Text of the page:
2013 had no shortage of interesting characters. From Welsh fairies, to two wisecracking brilliant twins, to companions that were so much more than they seemed, a number of games were significantly enhanced by their cast.
Whether they were brand new takes on old tropes or just a new shine on a classic tale, without further ado, here are our nominees for best new character of 2013.
Drippy (Ni no Kuni: Wrath of the White Witch)
If you're a lover of games that require you to put in before you get out, and you recall the glory days of the Eastern RPG, where experience points were the lifeblood and the grind was king, you have literally no decent excuse for not finding a way to play Ni no Kuni: Wrath of the White Witch.
A classic of the modern age, built entirely from classics of the past, it's advised you get comfortable, cancel all your plans, and prepare to enjoy a game that will dominate your life for the next few months.
Grand Theft Auto V is both a reflective and deflective game, diving into the heart of the GTA series with more than a few subtle things to say about itself. Michael is tired, and old, and wants to change, but he can't, and eventually he grows to accept and even enjoy that. Franklin is smarter than his surroundings, dreaming big but held back by old fashioned ideas.
Trevor is hilarious, surprising, and a disgusting degenerate. All three characters, in their respective ways, feel representative of the Grand Theft Auto series as a whole, and contribute to making GTA V what it is -- the ultimate culmination of Rockstar's beloved and despised series. Personally, I think that's a fine thing to be.
The result of all this is a deep and well crafted premise in a somewhat shallow game. Blood Dragon is well made, and thoroughly entertaining to lovers of the eighties, but in many ways, it becomes a victim of its own success -- the core ideas are so fun, so lavishly crafted, one aches to see them in a game equal to their quality. Blood Dragon is a good little game, and I highly recommend checking it out, with the caveat that it's one of those games that does a few things well enough to inadvertently highlight its own flaws.
As critical as I may be, however, I'd rather have Blood Dragon exist as it does than not exist at all. A game this delightfully stupid can only make the world a better place, and I sincerely hope this isn't the last we see of Rex Colt.
This is not to say the story is harmed by the lack of such opposition. This is very much the tale of Booker and Elizabeth, and it's a tale told well. There are also some really good supporting characters to make up for it, too -- chiefly the Luteces, a brother and sister duo who show up occasionally to aid Booker and provide some of the game's best comic relief.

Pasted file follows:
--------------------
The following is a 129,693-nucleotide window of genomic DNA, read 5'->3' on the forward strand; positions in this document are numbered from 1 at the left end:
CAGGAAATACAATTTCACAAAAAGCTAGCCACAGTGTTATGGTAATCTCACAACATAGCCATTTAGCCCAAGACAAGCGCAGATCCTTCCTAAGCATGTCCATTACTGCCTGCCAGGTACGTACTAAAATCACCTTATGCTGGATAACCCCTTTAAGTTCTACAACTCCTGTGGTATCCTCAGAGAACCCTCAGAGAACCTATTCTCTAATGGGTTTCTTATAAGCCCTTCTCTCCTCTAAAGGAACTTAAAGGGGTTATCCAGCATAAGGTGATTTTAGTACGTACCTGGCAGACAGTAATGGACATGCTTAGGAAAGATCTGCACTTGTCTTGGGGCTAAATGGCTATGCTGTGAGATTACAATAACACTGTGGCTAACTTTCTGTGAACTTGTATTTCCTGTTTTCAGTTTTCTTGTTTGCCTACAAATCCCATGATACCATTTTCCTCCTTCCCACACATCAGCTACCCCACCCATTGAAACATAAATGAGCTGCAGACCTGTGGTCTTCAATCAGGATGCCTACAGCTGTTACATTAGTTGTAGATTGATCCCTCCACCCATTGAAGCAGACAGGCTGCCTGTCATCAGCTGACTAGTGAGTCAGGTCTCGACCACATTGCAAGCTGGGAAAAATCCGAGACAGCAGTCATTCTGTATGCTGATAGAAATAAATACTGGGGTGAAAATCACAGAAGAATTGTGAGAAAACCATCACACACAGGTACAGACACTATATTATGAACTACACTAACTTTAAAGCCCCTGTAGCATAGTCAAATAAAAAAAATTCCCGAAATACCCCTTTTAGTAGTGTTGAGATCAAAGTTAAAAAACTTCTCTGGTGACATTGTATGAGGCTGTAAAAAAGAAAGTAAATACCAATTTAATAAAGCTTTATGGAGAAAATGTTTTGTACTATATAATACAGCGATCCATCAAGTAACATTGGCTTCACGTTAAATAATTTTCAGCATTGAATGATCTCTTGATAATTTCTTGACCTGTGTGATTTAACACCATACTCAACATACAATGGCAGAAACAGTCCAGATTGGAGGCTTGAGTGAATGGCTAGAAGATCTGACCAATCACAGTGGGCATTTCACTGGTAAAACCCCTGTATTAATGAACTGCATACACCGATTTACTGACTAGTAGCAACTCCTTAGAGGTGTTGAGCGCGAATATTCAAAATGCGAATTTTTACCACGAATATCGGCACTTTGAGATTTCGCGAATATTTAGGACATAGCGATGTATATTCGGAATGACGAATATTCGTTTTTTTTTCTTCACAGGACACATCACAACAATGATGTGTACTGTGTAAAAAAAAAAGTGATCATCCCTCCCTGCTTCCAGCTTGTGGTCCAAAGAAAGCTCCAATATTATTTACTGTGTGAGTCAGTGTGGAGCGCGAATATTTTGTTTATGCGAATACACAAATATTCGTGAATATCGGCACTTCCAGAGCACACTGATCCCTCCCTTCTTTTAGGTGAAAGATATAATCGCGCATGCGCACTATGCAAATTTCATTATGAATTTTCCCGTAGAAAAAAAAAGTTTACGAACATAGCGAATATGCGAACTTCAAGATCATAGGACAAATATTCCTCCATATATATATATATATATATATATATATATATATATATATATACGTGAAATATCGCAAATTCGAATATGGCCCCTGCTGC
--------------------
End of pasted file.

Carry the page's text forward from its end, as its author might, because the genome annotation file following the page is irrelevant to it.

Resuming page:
This is to say nothing of the various developments in the latter half of the game that turn the story on its head and provide some damn near unbelievable scenes.
Tomb Raider could so easily have gone wrong, and its opening gambit looks like it's heading down a most erroneous path. It starts off with some ambushing QTEs and absolutely pummels Lara Croft into the dirt to such a degree, you'd almost suspect the developers were getting off on it. This first impression is an awkward obfuscation, however, one that soon erodes to reveal a savvy, thoughtful, and above all, immensely enjoyable game.
In fact, I'm happy to go on record as saying this is the best Tomb Raider game I've played. Tightly produced, competent in both its puzzling and its combat, this is one reboot that manages to be unequivocally superior to its predecessors.
There is more to The Last of Us than just combat and "emotional" story tropes. To touch on its setpiece moments, to detail its beautiful changes in pace, would be to spoil too much. It cannot be said enough, however, that Naughty Dog's new best creation is complete, and when I say complete, I mean it to pay the highest of compliments.
I do not want more from The Last of Us: I do not need more. As the last line was uttered and the credits ushered in the close, I was done.The Last of Us had achieved everything it needed to achieve in order to provide me with everything I wanted.
It's about how Ellie annoys her companion in a way that entertains, rather than irritates, the audience. It's about how themes of compassion, tolerance, determination and common selfishness are woven expertly into a familiar narrative structure.
You've seen most of the elements of this story many, many times. You've not seen them all threaded so well together. It is in overwhelming quality that Naughty Dog triumphs against the risk of genre fatigue.
Elizabeth's uses as an ally are extensive and go toward making her more than just a stereotypical rescue prospect. Able to look after herself in combat, toss Booker vital supplies and cash when the player's in direst need, and pick locks to all sorts of useful areas, Elizabeth feels like a real partner.
She becomes an impeccable example of how gameplay can be used to further the narrative. She is as crucial to the player as she is to the story, and both aspects of the character work together in harmonious synchronization.
Comparisons, too, are going to be woefully inadequate. Perhaps its closest cousin would beDear Esther, but where Dear Esther wastes the form of interactive entertainment, Stanley Parable uses and then subverts it. Where so many games that aspire to be more than games end up less than any form of art, Stanley Parable strives, and then succeeds, to be every game ever created.
Even so, holding the game to the standards of any other title is simply not going to be correct.
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